Wilson County school officials have agreed to end the annual practice of allowing the unconstitutional distribution of Bibles to students at a Lebanon elementary school and all other Wilson County schools after the American Civil Liberties Union of Tennessee threatened to file a lawsuit, an ACLU release said Tuesday.
The agreement prohibits all Wilson County Schools employees from “promoting, endorsing and acquiescing in the distribution of Bibles to students of the Wilson County Schools on school grounds during school hours.”
Wilson County school officials had previously allowed representatives from The Gideons International to distribute Bibles containing the books of the New Testament, Psalms and Proverbs to fifth-grade students during school hours at Carroll-Oakland Elementary School.
On Oct. 8 the ACLU sent a letter to County Attorney Mike Jennings demanding that the practice of distributing Bibles to students on school campuses during school hours be stopped. The letter was prompted by John and Jane Doe, the parents of two Wilson County students who complained to the ACLU about the Bible distributions.
A representative of Wilson County Director of Schools Mike Davis said Tuesday that all questions on the case should be referred to Jennings who is away from his office battling the flu.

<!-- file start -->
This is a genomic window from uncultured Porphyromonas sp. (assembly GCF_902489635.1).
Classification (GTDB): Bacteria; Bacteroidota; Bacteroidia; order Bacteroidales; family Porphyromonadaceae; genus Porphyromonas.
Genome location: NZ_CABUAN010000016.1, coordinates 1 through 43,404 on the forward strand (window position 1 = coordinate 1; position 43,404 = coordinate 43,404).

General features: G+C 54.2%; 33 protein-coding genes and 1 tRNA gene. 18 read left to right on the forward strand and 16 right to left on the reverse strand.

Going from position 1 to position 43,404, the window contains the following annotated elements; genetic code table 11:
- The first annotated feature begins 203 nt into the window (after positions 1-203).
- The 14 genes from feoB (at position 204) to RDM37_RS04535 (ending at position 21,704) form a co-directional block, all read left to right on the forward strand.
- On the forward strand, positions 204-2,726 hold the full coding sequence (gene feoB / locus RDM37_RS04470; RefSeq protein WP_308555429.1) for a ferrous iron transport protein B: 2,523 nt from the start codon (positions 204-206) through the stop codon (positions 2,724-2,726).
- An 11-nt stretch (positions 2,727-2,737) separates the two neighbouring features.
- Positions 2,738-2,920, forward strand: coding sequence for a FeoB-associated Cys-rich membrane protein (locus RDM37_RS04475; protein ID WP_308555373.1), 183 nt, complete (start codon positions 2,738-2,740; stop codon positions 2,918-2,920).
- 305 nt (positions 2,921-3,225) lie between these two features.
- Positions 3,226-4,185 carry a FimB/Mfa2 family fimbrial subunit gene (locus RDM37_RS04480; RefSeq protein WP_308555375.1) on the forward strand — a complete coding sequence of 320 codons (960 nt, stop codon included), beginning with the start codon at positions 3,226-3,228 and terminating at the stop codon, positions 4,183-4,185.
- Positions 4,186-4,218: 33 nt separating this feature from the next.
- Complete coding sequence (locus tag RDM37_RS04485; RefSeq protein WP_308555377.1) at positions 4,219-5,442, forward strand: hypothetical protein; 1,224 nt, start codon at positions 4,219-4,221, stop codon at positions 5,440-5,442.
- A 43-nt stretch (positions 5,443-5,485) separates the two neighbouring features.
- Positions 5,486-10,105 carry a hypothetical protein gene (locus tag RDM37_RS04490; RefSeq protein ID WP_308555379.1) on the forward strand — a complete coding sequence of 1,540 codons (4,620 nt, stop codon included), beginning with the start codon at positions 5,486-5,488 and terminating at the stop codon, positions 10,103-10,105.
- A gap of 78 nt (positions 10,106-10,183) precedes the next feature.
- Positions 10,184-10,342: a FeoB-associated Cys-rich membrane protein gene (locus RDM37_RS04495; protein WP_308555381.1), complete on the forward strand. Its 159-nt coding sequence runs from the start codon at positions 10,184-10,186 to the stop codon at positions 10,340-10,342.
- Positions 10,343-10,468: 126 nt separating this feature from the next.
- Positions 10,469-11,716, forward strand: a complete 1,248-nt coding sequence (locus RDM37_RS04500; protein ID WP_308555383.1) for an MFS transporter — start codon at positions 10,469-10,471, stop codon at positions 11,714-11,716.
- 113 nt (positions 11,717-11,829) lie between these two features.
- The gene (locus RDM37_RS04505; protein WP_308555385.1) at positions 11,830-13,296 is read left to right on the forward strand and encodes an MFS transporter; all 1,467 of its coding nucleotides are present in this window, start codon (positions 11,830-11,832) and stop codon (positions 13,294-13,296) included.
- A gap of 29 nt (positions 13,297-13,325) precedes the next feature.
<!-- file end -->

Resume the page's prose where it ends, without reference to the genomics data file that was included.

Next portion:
Wilson County Schools agreed to pay the ACLU's attorney fees, not to exceed $5,000.
“Decisions about religion should be left in the hands of families and faith communities, not public school officials,” said Edmund J. Schmidt III, an ACLU cooperating attorney. “The vital constitutional principle of religious liberty is best protected when the government stays out of religion. Students and their families cannot feel comfortable expressing their religious beliefs when their teachers and administrators are imposing their own particular religious beliefs.”
Jerry Burden, executive director of The Gideons International based in Nashville, said through a spokesperson that “We do not have any information (about) the agreement” and therefore could not comment on the matter.
The ACLU sued Wilson County in 2006, claiming the district inappropriately promoted religion at Mt. Juliet’s Lakeview Elementary School based partly on the distribution of Bibles at that school. A federal judge ruled against the school district in that case in 2008.
A copy of the agreement may be viewed at www.aclu-tn.org/pdfs/WilsonSettlement.pdf. In addition, a copy of the ACLU’s letter of Oct. 8 to the county school board may be viewed at www.aclu-tn.org/pdfs/WilsonLetter.pdf.